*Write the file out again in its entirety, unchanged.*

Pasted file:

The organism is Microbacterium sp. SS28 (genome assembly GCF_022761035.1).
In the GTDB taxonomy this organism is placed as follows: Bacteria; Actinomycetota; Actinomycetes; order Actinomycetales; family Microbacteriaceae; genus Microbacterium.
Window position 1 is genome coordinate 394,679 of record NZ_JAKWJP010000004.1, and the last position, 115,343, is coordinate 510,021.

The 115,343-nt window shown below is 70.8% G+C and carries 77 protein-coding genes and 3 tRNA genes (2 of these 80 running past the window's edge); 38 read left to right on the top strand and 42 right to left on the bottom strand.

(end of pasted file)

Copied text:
The organism is Microbacterium sp. SS28 (genome assembly GCF_022761035.1).
In the GTDB taxonomy this organism is placed as follows: Bacteria; Actinomycetota; Actinomycetes; order Actinomycetales; family Microbacteriaceae; genus Microbacterium.
Window position 1 is genome coordinate 394,679 of record NZ_JAKWJP010000004.1, and the last position, 115,343, is coordinate 510,021.

The 115,343-nt window shown below is 70.8% G+C and carries 77 protein-coding genes and 3 tRNA genes (2 of these 80 running past the window's edge); 38 read left to right on the top strand and 42 right to left on the bottom strand.